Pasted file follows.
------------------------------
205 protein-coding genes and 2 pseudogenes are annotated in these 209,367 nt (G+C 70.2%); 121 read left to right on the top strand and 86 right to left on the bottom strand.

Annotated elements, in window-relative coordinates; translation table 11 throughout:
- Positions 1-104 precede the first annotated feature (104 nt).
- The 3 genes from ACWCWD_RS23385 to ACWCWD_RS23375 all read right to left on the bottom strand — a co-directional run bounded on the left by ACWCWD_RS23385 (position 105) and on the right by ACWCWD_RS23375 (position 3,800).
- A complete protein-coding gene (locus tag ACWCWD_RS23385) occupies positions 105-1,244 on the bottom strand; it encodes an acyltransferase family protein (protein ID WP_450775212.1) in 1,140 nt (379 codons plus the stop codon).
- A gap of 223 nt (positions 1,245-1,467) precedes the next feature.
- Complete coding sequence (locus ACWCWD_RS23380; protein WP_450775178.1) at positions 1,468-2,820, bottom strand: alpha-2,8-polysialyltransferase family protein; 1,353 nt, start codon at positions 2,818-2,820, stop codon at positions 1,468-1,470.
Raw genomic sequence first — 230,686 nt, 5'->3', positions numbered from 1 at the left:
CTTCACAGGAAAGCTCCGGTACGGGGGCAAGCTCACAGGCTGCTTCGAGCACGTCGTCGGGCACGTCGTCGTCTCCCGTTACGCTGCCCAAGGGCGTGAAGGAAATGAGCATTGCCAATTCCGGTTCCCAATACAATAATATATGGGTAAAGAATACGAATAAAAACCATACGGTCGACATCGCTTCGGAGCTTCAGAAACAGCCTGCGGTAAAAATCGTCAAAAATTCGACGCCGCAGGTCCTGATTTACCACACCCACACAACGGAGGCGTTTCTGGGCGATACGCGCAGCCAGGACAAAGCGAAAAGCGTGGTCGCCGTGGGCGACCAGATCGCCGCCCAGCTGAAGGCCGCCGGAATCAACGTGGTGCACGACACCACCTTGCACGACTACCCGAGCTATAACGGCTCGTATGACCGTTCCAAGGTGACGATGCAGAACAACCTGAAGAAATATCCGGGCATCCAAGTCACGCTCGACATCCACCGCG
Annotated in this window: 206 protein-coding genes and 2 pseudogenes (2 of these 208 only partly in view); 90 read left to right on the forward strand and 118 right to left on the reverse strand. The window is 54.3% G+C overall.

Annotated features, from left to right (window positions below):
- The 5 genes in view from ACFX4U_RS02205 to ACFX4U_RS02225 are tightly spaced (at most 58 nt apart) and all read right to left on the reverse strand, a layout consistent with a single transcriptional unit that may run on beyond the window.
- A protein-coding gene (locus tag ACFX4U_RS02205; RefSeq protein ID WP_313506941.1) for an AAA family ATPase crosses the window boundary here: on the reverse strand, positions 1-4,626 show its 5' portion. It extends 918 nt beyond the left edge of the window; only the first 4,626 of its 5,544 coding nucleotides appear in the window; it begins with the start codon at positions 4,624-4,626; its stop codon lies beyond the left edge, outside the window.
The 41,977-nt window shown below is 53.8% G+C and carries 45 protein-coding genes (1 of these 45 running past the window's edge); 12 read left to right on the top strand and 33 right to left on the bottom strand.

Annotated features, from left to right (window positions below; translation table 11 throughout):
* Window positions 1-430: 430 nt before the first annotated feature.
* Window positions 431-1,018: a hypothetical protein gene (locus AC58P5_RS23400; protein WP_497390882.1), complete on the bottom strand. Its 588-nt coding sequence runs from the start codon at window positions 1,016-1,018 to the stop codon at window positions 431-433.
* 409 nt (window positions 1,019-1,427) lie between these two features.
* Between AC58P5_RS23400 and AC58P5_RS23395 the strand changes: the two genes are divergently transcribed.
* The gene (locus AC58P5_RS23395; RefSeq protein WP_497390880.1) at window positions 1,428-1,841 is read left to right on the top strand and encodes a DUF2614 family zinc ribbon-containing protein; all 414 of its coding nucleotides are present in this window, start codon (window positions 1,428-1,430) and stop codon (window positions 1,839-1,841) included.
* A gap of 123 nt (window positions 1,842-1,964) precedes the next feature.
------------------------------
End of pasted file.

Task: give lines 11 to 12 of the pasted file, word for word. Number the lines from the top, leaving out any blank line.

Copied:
Annotated features, from left to right (window positions below):
- The 5 genes in view from ACFX4U_RS02205 to ACFX4U_RS02225 are tightly spaced (at most 58 nt apart) and all read right to left on the reverse strand, a layout consistent with a single transcriptional unit that may run on beyond the window.